JavaScript

INTRODUCTION



Scripting Languages

  • Client-side scripting languages.

    The two most popular client-side scripting languages are JavaScript (a Microsoft version called JScript) and Microsoft Visual Basic Scripting Edition, called VBScript. Java Script and VBScript can be also used on the server side. Both languages are supported by Internet Explorer. Nescape Communicator does not support VBScript.

  • Visual Basic and VBScript.

    VBScript is a subset of Visual Basic, a Microsoft's popular programming language. Internet Explorer is the only browser that currently supports VBScript, although the language is supported on the Web server side by Microsoft Internet Information Services (IIS) with Active Server Pages (ASP). VBScript is attractive to programmers who are already familiar with Visual Basic, because many of the constructs and the syntax in both languages are the same (or at least quite similar), which makes VBScript easy to learn.

  • JavaScript and Java

    Although its name might imply that JavaScript is a subset of Java, it is not. JavaScript is a completely separate language from Java that was developed by a different company. (Java was developed by Sun Microsystems; JavaScript was originated by Netscape Communications.) Despite the differences, however, JavaScript does share some constructs and syntax with its namesake.

  • JavaScript and JScript

    JScript is the version of JavaScript that is part of Internet Explorer. In most respects, JScript is exactly the same as JavaScript. The European Computer Manufacturer's Association produced a standard (ECMAScript or ECMA-262), encompassing the core features of JavaScript and JScript. Internet Explorer versions 4 and later and Netscape Navigator versions 4.06 and later support ECMA-262, although each support some extra functionality.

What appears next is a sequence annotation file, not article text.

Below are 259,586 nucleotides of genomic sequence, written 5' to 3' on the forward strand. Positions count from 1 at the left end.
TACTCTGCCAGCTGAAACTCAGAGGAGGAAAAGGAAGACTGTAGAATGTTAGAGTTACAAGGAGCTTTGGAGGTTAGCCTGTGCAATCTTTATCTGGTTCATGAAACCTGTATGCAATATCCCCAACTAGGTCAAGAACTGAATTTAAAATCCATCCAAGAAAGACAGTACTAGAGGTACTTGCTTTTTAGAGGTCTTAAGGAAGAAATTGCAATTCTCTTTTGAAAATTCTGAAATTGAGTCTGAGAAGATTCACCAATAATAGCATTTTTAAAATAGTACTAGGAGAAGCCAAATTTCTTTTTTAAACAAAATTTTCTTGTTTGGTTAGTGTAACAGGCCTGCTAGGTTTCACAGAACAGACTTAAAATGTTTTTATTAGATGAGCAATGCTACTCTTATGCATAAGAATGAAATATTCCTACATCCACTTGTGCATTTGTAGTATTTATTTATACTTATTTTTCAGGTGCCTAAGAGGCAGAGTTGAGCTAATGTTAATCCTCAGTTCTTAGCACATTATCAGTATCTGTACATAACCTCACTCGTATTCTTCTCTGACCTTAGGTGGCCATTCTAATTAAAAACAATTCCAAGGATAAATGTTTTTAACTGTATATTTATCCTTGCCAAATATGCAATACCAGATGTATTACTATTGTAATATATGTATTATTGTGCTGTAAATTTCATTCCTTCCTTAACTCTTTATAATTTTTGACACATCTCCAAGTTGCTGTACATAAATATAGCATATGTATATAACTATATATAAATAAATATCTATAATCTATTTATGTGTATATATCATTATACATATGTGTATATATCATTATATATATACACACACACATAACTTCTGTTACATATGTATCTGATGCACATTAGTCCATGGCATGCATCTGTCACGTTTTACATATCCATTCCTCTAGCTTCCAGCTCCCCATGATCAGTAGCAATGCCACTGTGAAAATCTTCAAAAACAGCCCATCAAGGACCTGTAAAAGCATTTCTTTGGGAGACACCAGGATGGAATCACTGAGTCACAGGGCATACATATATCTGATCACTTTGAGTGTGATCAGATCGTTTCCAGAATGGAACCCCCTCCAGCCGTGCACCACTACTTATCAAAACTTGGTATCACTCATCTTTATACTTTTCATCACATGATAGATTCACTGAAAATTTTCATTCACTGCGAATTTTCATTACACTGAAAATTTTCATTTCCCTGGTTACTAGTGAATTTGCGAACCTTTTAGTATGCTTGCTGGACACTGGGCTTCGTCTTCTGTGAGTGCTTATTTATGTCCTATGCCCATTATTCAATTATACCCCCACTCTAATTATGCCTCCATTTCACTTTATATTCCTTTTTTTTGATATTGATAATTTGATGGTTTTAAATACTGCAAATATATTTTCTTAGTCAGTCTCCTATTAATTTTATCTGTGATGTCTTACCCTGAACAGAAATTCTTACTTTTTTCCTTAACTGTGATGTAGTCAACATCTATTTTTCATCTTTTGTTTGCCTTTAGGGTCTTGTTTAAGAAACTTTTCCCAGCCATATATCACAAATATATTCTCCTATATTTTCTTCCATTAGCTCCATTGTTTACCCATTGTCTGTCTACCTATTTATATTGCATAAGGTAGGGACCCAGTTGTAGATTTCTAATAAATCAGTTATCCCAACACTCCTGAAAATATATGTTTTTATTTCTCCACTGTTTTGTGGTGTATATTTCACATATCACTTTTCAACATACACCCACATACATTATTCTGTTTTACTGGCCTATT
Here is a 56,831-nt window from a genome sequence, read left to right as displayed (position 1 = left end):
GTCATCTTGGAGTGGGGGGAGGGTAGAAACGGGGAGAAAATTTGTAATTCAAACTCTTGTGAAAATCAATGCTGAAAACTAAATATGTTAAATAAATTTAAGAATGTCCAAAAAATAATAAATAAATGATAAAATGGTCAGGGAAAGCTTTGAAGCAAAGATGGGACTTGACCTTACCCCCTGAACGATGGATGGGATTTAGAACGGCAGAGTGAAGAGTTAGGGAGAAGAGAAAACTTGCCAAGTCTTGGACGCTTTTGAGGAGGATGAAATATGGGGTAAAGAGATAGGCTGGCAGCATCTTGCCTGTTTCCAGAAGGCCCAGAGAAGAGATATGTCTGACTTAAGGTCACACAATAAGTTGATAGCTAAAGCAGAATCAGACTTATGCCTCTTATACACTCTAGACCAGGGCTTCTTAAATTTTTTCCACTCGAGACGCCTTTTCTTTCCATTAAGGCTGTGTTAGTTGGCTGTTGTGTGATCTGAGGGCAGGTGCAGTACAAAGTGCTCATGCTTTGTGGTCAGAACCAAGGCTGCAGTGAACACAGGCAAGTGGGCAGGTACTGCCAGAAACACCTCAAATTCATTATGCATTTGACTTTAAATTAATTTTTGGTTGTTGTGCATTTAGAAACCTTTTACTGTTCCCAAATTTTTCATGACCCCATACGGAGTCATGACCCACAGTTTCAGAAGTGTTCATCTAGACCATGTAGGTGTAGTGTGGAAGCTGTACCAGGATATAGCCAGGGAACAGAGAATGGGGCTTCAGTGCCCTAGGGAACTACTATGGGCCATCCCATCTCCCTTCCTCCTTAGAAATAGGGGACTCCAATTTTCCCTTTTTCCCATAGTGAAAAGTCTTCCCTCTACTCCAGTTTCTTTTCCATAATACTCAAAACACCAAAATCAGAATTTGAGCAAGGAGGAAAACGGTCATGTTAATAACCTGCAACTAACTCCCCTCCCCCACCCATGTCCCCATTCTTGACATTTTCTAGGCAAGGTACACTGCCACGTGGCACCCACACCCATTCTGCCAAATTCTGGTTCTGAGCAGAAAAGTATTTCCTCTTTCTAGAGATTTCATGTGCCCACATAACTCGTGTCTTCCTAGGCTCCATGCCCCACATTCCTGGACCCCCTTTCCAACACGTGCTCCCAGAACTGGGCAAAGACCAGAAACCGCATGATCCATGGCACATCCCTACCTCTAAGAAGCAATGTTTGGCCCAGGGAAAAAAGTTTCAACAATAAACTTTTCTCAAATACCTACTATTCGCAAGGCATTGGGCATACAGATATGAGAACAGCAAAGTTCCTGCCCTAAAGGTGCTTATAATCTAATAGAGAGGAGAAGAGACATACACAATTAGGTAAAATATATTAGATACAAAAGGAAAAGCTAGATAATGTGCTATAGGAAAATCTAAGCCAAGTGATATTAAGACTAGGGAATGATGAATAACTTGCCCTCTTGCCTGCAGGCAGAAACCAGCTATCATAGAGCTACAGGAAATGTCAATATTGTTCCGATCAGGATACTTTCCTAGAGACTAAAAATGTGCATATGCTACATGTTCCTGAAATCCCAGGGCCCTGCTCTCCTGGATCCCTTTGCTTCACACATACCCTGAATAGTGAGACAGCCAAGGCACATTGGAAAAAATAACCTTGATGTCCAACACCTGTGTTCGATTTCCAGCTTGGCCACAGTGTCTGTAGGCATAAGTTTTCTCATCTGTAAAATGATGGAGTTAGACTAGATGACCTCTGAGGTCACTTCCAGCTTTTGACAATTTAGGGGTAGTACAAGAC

Advantages of JavaScript.

  • Ease of Use

    Basic scripting is easy to learn and use. Scripts bring much of the power of programming to the nonprogrammer in the form of simple blocks of code that respond to user actions (event-driven code).

  • Client-Side Processing

    Another significant advantage is that scripts run on the user's browser rather than on a server that might be halfway around the world. This advantage is especially important when combined with other features such as form validation, multimedia, and the Dynamic HTML. This is quite different from the old method of server sending the user a new Web page every time the page should change content or appearance.

  • Rapid Development

    Scripts are interpreted languages, that is, it is not necessary to compile the code before it is run, as it is for C++ and other traditional programming languages. As a developer, you can create a script in an HTML file and execute it immediately in a browser. If you need to make a change to the script, you can simply edit the HTML file, reload it in the browser, and instantly view the effect of your change.

  • Power

    Despite their simplicity, scripts can be very powerful. These features include object manipulation, the ability to create objects at run time, and control over virtually everything in the browser.

  • Security Issues

    The power of scripting in the browser is limited in certain areas. For example, browsers do not allow scripts to read or write files on the user's hard disk. This prohibition is intended to prevent rogue Web programmers from damaging end users' hard disks or stealing their data.



Disadvantages of JavaScript.

  • Performance

    Because VBScript and JScript were designed for ease of use and simplicity, they do not offer the same level of performance that many traditional compiled languages offer. For example, it is possible to write a mathematically intensive encryption program in JScript, but it would probably be prohibitively slow. However, this is not normally much of a restriction because most tasks you would want to perform in a browser do not require high computational performance.

  • Complexity

    A common misconception is that because basic scripting is easy, all scripting is easy. In fact, VBScript and JScript are sophisticated languages, and mastering them requires a thorough understanding of programming concepts. Because of this complexity, beginners are often a bit overwhelmed when first exposed to advanced scripts.


JavaScript: Object 0riented and Event Driven Programming Language.